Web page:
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Should We Recycle?

Your Questions Answered

What’s the big deal? Does recycling really make a difference? I heard it all goes to a landfill, anyway. Do they really recycle what is collected? What does MRF mean? 

Does any of this sound familiar?

Every year, families in Central Virginia generate more than 900,000 tons of waste to discard. The good news is much of it is being recycled. But we can do so much more – and it doesn’t have to be difficult.

Whether you are new to the practice or have been recycling for years, here are some guidelines to help you get started or ramp up your recycling habits.

Depending on where you live, you may be able to recycle at your home, or you can drop off your recycling at one of about forty sites in the region. You can get started now by collecting the following accepted recyclable items:

• Aluminum and steel cans (empty and rinse)
• Food and beverage cartons (empty and rinse and replace plastic cap)
• Glass bottles and jars (empty and rinse, and discard metal lids)
• Paper and cardboard (office paper, mixed paper, newspaper, and flattened cardboard)
• Plastic bottles, cups, tubs, and containers (empty and rinse and replace cap)

There is no need to sort. For collection at the curb (or in an alley), you can place all of the items into your container (a cart or bin provided by your city/town/county, cardboard boxes, or brown paper grocery bags). Please do not use plastic bags. If you are taking your recyclables to a drop-off location, there are separate compartments, or in some cases, separate containers for paper and cardboard. All other recyclables can be mixed together.

There are some things you can’t recycle: food-contaminated items, Styrofoam products, or plastic bags of any kind. These items can contaminate other recyclables and lessen the quality of recycling for marketing.

Getting into the habit of recycling is important for protecting our environment for future generations. Make recycling a family activity if you can. Teach your kids about the importance of recycling: It turns things that would have been thrown away back into new products. For instance, aluminum and steel cans can be recycled over and over again indefinitely. Cardboard can be remade into new cardboard up to seven times. Food and beverage cartons can be made into new products such as paper towels, toilet paper, and office writing paper. Recycling preserves our natural resources like trees and precious metals and also saves energy that would be spent on harvesting trees and mining raw materials. And we are not filling up landfills! Help kids recycle the right way by collecting the accepted materials and discarding what is not recyclable. Have family members help place recyclables out on collection day. Yes, by seven in the morning!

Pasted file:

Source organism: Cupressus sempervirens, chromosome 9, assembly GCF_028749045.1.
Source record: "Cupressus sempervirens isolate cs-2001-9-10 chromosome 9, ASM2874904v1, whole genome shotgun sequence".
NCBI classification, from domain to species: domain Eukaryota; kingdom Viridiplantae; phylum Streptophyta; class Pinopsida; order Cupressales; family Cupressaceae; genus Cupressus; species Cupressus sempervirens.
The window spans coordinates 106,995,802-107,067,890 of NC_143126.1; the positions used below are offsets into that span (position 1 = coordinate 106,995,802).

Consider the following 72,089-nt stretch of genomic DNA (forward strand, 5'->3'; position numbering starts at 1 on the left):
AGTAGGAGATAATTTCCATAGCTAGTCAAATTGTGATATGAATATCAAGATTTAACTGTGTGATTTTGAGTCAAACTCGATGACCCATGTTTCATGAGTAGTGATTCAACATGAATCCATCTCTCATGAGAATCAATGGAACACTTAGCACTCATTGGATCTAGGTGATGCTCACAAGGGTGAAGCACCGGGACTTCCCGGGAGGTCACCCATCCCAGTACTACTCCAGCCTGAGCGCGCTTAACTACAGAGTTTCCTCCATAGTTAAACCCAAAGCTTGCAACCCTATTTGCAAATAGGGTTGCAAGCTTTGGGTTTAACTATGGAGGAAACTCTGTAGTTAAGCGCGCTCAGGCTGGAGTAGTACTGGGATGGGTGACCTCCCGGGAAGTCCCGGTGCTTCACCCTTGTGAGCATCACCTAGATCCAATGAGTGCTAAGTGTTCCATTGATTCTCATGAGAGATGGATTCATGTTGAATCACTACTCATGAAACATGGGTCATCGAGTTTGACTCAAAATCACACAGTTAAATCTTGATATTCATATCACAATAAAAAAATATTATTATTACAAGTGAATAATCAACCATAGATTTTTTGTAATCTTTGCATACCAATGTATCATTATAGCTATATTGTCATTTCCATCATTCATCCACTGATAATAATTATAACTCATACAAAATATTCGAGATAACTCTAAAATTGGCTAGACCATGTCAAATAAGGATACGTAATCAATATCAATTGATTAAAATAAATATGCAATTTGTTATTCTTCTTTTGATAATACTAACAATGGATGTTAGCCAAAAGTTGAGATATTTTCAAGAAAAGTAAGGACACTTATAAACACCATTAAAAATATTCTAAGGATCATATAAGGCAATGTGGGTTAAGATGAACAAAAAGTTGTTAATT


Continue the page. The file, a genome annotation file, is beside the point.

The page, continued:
After items are collected, they are delivered to a local material recovery facility (the aforementioned MRF, pronounced “murf”) each day to be sorted and baled. Every year in Central Virginia, nearly 45,000 tons of recycling are collected through the regional residential and drop-off recycling programs. That is a lot of paper, cans, bottles, yogurt cups, and cartons that are not deposited in a landfill.

When we dispose of items in the trash, the life cycle of the item ends. Trash is buried in the ground every day. As a community, we need to work to keep valuable items – those that can be made into something new – out of landfills. See why it’s so important to recycle as much as we can?

Virginia state law mandates that we recycle 25 percent of our waste stream. The Virginia Department of Environmental Quality (VA DEQ) recently notified Central Virginia Waste Management Authority (CVWMA) that the regional recycling rate has once again exceeded 55 percent. This means that an estimated 58.9 percent of the waste generated in our region for calendar year 2016 was recycled and kept out of area landfills. That’s a considerable accomplishment when you consider that Central Virginia recycled just 46.3 percent of its waste ten years ago. Let’s keep up the good work!

For a complete list of accepted materials for recycling, go here.

Kim Hynes, executive director of Central Virginia Waste Management Authority (CVWMA), has been recycling for 25-plus years. A mom of three daughters, she lives in Henrico with her family.
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